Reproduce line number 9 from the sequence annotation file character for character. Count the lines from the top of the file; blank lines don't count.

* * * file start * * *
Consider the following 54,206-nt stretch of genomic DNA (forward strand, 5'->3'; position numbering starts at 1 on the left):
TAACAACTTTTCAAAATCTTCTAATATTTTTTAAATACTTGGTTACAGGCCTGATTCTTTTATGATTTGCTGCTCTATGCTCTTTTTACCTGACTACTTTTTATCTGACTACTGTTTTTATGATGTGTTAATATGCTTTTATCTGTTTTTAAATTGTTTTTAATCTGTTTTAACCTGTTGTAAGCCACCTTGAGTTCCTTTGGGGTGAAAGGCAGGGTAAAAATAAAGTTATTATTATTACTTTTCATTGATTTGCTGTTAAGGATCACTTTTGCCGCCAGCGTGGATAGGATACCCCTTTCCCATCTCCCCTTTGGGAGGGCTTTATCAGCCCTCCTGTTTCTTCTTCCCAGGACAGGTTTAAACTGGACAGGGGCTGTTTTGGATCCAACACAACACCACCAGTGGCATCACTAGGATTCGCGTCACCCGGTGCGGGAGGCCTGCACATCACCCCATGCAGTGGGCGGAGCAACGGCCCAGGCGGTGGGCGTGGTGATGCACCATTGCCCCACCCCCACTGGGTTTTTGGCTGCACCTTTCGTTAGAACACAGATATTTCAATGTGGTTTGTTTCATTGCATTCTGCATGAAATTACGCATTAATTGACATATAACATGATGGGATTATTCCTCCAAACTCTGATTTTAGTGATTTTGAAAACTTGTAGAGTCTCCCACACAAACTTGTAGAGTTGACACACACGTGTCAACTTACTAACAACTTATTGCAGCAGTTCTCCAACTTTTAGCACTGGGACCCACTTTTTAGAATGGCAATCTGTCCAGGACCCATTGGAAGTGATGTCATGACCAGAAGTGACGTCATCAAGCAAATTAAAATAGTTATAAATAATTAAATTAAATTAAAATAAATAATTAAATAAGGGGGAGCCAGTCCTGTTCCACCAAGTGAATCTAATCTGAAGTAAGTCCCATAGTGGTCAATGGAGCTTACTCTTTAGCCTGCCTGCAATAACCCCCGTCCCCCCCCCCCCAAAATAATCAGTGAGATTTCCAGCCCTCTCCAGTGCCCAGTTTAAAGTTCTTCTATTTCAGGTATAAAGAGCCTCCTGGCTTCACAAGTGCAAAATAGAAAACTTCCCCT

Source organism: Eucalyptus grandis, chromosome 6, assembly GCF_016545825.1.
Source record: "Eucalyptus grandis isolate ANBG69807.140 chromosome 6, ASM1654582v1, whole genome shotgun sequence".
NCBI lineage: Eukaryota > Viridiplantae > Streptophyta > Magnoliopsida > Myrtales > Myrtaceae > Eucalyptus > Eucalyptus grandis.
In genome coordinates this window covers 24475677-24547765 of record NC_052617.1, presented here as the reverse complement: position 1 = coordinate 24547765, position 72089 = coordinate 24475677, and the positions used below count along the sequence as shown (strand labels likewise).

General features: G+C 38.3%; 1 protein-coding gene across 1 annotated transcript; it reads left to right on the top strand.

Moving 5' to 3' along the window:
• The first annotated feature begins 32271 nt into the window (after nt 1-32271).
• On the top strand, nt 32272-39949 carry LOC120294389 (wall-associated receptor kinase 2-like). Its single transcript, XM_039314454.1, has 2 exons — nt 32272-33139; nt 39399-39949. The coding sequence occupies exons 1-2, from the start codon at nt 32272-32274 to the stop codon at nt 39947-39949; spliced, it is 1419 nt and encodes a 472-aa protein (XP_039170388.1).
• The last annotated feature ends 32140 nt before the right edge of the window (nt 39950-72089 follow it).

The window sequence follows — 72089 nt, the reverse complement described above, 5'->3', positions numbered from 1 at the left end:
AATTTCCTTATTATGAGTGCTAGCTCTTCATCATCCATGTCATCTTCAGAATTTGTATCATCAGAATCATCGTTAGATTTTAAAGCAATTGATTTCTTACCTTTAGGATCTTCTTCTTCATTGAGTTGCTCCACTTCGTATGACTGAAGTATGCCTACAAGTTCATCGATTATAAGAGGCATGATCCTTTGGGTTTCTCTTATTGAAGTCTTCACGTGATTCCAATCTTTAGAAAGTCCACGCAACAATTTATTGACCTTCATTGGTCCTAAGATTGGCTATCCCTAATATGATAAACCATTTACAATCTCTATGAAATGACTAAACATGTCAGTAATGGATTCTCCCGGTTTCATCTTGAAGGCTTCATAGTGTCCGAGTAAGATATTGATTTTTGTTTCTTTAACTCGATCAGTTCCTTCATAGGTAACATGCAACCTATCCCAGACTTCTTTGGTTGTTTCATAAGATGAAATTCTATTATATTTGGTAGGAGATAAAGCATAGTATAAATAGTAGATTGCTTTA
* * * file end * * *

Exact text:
• The first annotated feature begins 32271 nt into the window (after nt 1-32271).